Simon & Schuster’s managing director Dan Ruffino told this masthead he would consider taking legal action against Nine, publisher of The Sydney Morning Herald and The Age, if “we feel our sales prospects have been harmed by this article. We don’t speak on behalf of Jock – he’ll have his own reasons to take legal action or otherwise.” He said Zonfrillo was “very upset”.
Ruffino said the editorial process on Last Shot had been rigorous and there was nothing in the book that could not be proven.
“We work intimately with the writer and fact check everything. We see what’s on the public record, we pick up any inconsistencies and run anything legally contentious via lawyers. Obviously our industry is redhot on this stuff post Helen Darville and James Frey. It’s something we take very seriously.”
Melissa Doyle to host Australia Behind Bars for Channel 9
Former Channel 7 host Melissa Doyle will host a new series on Channel 9, the broadcaster has confirmed, reports News Corp’s Mibengé Nsenduluka.
The former Sunrise star will host a new show called Australia Behind Bars, which takes a look at the impact of Covid-19 on correctional facilities.
But in a statement to Confidential, a Channel 9 spokeswoman said Doyle was not joining the network full-time.
Georgia Jane Ray: Survivor star’s heartbreaking news after elimination
Georgia Jane Ray is grateful to be alive after her stint on reality show, Survivor Australia, reports News Corp’s Jonathon Moran.
The 35-year-old forensic psychologist wasn’t aware she was pregnant at the time production started and doctors thought she was suffering an issue with her bowel when she was taken to hospital during filming.
Days after her elimination, which aired on Sunday night, Confidential can reveal the mother of two suffered an ectopic pregnancy.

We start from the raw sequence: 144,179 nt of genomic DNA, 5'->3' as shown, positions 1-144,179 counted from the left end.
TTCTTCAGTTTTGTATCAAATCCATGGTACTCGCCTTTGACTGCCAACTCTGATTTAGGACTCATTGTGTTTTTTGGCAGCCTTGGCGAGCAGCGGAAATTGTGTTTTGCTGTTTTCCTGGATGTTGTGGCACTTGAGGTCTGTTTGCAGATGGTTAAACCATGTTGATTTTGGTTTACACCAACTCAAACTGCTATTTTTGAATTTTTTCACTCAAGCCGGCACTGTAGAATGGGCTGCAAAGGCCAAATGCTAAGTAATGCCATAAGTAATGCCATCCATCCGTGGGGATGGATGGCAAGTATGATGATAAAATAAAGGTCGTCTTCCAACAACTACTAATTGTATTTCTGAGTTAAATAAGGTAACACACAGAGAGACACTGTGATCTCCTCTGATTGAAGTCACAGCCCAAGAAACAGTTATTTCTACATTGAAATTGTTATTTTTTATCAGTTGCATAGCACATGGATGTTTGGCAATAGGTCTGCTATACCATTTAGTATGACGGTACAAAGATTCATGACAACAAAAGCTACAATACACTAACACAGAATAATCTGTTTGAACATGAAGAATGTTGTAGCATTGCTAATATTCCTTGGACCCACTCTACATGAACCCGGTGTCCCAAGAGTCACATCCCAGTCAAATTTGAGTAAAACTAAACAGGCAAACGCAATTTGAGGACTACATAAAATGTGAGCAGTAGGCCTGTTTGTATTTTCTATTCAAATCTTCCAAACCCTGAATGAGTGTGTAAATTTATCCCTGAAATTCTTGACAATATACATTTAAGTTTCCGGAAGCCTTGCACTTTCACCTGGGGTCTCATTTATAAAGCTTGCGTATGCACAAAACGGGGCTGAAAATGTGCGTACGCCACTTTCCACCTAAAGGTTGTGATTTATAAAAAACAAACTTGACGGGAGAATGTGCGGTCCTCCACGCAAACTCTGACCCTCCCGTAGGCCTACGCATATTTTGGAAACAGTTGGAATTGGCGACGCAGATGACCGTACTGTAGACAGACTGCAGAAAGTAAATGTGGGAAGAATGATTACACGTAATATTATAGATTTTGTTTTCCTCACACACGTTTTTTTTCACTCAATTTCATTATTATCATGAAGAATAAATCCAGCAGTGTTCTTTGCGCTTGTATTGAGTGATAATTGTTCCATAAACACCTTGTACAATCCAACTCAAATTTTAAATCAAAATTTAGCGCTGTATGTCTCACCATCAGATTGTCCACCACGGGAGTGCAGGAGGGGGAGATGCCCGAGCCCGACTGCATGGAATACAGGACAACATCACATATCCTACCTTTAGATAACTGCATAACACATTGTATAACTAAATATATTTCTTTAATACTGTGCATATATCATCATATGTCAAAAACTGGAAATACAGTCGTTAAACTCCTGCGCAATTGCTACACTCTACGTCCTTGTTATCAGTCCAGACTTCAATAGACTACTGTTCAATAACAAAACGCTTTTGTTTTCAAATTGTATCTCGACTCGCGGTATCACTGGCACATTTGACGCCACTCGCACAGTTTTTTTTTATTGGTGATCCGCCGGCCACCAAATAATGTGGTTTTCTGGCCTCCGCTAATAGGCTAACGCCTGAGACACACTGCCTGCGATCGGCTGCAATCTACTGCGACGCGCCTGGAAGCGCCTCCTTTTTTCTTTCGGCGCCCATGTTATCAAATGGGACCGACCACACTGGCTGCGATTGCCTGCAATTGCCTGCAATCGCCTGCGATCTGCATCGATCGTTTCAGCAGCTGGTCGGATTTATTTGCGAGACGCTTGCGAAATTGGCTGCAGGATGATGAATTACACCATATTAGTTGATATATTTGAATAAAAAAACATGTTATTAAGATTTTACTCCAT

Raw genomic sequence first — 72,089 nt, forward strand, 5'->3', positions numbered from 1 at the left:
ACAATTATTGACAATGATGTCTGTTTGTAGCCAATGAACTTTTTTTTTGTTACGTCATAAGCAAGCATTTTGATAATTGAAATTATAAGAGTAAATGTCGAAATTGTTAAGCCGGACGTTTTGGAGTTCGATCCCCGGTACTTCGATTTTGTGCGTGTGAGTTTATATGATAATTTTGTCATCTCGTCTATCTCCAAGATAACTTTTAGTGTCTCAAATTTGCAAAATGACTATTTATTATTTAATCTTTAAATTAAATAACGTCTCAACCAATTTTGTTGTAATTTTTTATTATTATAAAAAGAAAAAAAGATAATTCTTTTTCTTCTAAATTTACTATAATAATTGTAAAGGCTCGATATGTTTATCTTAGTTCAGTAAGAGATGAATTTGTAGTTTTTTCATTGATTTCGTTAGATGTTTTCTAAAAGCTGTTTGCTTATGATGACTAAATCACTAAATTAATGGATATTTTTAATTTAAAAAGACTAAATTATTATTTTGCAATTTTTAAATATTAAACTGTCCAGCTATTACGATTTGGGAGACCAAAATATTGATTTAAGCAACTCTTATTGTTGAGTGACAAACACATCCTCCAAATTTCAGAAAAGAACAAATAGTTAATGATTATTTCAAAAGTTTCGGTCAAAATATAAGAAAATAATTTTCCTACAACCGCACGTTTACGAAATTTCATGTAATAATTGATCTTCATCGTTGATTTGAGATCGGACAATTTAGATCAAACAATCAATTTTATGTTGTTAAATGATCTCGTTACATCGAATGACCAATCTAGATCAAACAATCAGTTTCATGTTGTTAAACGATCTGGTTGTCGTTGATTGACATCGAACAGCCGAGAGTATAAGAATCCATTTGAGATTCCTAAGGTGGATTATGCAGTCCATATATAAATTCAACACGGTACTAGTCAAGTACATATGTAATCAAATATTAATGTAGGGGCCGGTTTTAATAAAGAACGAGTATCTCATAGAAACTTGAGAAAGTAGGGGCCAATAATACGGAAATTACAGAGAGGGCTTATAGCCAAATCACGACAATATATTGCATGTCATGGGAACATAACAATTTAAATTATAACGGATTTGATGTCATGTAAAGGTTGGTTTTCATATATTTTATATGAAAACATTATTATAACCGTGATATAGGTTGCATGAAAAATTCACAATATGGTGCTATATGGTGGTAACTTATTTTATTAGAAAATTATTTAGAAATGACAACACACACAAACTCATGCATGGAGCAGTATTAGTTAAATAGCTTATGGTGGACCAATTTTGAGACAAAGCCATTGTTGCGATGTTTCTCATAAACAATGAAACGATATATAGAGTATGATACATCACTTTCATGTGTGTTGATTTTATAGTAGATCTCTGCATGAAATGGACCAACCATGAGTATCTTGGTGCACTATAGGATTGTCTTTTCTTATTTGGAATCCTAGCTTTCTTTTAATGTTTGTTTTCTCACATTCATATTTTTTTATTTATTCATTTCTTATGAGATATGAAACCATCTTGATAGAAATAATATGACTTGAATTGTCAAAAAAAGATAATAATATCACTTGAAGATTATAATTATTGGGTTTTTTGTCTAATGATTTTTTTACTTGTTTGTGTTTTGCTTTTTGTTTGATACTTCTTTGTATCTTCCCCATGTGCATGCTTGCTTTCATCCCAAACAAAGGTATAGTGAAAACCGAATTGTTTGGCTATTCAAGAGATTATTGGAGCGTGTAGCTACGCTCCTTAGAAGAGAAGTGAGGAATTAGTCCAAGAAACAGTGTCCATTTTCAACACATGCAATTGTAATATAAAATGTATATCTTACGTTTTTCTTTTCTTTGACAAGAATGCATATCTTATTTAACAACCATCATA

“They can be fatal,” she said. “I am grateful to be alive and also in a state to be able to be there for my kids. I am lucky to go home when I did, that was divine intervention. If I had stayed out there, I could have possibly lost my life. I had no idea I had internal bleeding. I see myself as lucky.”
The Olympics just showed why we can’t put a nation’s dreams behind a paywall
As the Delta variant shuts down east coast cities, state premiers butt heads and lockdowns bite, Australians required a beacon to bring them together, writes Greg Hywood for the SMH.
That beacon has been the free-to-air broadcast of the Tokyo 2020 Olympics. Millions of Australians have tuned in to catch the Games, delivered to every Australian live and free courtesy of the Seven Network.
As the events of the last two weeks again proved, this list of iconic sporting events has never been more important. In fact, now is the time to broaden the protections for viewers to ensure that it covers not just subscription television paywalls, but also ensures that our sporting triumphs are not hidden on streaming services.
This is a real and present danger. The current anti-siphoning legislation prevents cable operators putting these iconic events behind a paywall but does nothing to prevent global players like a Netflix, Amazon and Apple or local telcos Telstra and Optus from doing so.
Sports compete intensely for talent and profile and require more and more money to do so at a time when the economics of sports rights are changing. The AFL has reportedly held talks with the global players and there is nothing in the current law to prevent the Grand Final becoming the exclusive preserve of a streamer once current contracts expire.
Free TV has been in regular contact with the government on the matter but has had no indication this substantial loophole in the legislation will be closed.